Scroll down to the script below, click on any sentence (including terminal blocks!) to jump to that spot in the video!Cool, got it! Show me the script!
Ok, let’s build this form! Let’s leave PHP alone for a second and put together some good ol’ HTML to create a form with name, breed and weight text fields. And hey, why not a bio textarea field too so we can get to know these pets!
<h1>Add your Pet</h1> <div class="form-group"> <label for="pet-name" class="control-label">Pet Name</label> <input type="text" name="name" id="pet-name" class="form-control" /> </div> <div class="form-group"> <label for="pet-breed" class="control-label">Breed</label> <input type="text" name="breed" id="pet-breed" class="form-control" /> </div> <div class="form-group"> <label for="pet-weight" class="control-label">Weight</label> <input type="number" name="weight" id="pet-weight" class="form-control" /> </div> <div class="form-group"> <label for="pet-bio" class="control-label">Pet Bio</label> <textarea name="bio" id="pet-bio" class="form-control"></textarea> </div> <!-- ... -->
I’m adding some divs and classes here that use the Twitter Bootstrap CSS that’s included in this project. So, nothing to worry about - this just makes our site a little prettier! And hey, that’s important too!
I used <input type="number" ... /> for the weight field because newer browsers will render this with some extra nice-ness. Old browsers just render a normal text fields. This is an HTML5 field.
In PHP’s eyes, the important thing is the name attribute on each field. It can be anything, but this will be how we get each field’s value in PHP.
We also need to wrap all of the fields in a form tag. Set its action attribute to point back to this same page and definitely don’t forget the method="POST" part. I’ll show you why that’s so important in a second:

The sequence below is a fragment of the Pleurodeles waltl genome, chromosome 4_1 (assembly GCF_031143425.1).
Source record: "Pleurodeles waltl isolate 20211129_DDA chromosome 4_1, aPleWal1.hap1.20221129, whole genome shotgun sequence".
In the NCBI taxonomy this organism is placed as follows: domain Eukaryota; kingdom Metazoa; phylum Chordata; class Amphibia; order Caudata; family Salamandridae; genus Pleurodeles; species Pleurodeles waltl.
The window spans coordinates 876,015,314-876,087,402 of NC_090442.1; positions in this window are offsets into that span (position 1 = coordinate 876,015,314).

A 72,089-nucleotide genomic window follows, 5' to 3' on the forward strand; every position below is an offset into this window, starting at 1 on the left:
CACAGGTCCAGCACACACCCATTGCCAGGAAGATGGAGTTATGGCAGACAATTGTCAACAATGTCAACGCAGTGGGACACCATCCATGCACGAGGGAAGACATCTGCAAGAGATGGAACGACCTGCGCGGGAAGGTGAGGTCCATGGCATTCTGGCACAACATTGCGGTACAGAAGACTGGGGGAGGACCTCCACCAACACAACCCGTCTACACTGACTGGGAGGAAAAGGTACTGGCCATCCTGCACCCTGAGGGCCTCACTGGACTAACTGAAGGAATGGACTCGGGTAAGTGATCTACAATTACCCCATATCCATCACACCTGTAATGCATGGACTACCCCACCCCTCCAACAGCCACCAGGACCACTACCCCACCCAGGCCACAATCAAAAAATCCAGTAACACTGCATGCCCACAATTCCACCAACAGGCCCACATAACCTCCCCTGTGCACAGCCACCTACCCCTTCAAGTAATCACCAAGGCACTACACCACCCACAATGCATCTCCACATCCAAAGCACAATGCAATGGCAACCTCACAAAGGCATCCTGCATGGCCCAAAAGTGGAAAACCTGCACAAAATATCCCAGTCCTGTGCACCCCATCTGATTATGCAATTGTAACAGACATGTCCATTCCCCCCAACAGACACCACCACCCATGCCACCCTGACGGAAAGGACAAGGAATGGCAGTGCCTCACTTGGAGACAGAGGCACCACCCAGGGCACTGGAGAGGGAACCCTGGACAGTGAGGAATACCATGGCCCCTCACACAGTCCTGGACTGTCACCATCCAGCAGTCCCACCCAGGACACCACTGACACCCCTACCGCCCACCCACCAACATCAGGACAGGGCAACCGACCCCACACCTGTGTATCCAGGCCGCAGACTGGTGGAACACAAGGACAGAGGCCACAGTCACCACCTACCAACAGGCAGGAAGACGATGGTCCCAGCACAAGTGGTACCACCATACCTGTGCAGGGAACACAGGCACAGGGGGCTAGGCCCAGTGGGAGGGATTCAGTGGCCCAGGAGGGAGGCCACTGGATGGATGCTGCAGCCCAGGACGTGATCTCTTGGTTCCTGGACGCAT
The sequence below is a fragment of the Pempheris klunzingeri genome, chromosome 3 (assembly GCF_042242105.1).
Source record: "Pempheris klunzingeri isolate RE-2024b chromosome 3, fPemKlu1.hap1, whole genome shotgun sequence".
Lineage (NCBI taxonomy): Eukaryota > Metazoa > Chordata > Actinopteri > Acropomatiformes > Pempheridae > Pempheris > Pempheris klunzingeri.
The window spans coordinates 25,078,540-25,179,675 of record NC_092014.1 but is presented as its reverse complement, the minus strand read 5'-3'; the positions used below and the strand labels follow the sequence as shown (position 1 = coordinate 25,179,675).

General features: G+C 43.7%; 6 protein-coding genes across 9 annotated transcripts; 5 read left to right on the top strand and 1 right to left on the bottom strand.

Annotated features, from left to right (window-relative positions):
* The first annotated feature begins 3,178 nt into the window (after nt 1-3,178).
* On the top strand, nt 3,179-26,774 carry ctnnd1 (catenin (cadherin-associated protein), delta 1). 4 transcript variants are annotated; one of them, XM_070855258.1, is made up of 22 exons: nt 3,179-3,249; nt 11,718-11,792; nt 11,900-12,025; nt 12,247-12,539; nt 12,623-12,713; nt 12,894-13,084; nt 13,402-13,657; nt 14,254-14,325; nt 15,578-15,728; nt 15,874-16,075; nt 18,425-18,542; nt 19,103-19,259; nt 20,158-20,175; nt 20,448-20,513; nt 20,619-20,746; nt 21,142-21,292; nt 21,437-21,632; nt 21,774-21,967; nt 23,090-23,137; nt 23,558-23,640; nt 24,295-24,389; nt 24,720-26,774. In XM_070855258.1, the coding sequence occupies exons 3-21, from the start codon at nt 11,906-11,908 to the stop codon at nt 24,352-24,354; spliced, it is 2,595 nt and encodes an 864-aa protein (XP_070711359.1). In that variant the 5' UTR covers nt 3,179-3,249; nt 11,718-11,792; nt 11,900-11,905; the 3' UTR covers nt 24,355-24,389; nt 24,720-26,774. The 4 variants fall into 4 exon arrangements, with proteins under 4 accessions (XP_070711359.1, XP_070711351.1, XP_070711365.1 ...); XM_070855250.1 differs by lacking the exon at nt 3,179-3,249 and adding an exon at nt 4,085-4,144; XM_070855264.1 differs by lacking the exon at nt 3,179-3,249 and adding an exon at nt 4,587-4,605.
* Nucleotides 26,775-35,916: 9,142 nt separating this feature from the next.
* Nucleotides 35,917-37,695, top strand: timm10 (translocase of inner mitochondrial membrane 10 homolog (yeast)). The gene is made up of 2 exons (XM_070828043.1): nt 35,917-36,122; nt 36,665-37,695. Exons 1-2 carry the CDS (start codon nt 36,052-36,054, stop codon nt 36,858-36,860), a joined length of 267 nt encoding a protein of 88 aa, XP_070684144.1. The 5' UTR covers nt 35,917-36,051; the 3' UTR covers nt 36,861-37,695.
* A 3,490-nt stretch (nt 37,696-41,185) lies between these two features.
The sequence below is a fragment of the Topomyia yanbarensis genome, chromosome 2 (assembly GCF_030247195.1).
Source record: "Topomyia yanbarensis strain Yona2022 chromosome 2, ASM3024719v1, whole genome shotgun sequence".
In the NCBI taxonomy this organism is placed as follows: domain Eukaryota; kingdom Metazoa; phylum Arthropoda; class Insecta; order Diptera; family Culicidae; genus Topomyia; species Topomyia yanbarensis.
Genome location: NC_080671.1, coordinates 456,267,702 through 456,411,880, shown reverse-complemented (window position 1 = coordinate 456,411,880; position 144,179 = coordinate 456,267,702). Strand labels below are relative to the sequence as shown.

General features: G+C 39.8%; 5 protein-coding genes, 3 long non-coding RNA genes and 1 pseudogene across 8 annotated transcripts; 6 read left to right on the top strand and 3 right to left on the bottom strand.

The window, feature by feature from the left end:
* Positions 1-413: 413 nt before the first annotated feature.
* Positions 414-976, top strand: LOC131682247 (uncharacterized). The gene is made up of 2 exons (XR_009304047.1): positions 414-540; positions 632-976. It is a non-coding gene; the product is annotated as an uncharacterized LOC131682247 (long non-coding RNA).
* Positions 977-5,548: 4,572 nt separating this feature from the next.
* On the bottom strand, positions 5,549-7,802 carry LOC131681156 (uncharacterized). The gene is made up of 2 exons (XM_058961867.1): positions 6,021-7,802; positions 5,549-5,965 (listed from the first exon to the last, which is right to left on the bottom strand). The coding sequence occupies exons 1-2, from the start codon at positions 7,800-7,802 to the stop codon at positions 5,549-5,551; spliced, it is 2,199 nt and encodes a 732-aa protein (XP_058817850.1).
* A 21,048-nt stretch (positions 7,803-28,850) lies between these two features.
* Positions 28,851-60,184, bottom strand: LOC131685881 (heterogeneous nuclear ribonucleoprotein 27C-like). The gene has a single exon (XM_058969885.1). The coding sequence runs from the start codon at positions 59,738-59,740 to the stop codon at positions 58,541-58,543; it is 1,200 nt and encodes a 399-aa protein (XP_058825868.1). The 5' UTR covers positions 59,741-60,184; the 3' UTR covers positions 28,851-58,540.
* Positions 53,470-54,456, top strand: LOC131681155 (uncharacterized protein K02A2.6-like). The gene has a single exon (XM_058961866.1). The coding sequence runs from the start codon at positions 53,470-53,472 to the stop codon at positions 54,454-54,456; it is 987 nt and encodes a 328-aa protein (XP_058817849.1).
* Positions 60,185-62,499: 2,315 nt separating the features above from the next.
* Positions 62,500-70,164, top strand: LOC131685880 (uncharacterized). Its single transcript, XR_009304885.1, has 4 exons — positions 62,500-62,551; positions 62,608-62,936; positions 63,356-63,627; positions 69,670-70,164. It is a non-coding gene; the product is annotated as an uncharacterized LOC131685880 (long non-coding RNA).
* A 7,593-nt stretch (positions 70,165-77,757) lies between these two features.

<h1>Add your Pet</h1> <form action="/pets_new.php" method="POST"> <!-- all the form guts from before ... --> </form> <!-- ... -->
Finally, you’re going to need a cool-looking submit button in the form!
<button type="submit" class="btn btn-primary"> <span class="glyphicon glyphicon-heart"></span> Add </button>
Refresh. Wow! Now that’s a sweet form.
Ok, let’s fill out a few fields and submit.
Hmm, nothing happens. The URL is still the same, and now the form is blank again. Actually, something amazing just happened. Go back to the network tab in our debug tools. When we pressed “Add”, our browser sent an HTTP request to the server. And this time, it had even more information on it. It had all the values from our form!
It’s different in another way too. The “Request Method” is POST - and that’s because of the method="POST" part of our form tag. So there are 2 types of HTTP requests our browser can send. GET request are used on almost every page and POST requests are used on most form submits. The difference doesn’t really matter yet, but GET requests are for reading data, like when you click on a link and read the next page. POST requests are for sending data, like a form submit.
There are actually other HTTP methods like PUT, HEAD and DELETE. These are mostly useful only if you’re building or using an API. Don’t worry about that at all right now.
So when we submit, our browser sends a POST request that has all the values on it. If we could just read that, we’d be as dangerous as a loose puppy at a hot dog stand!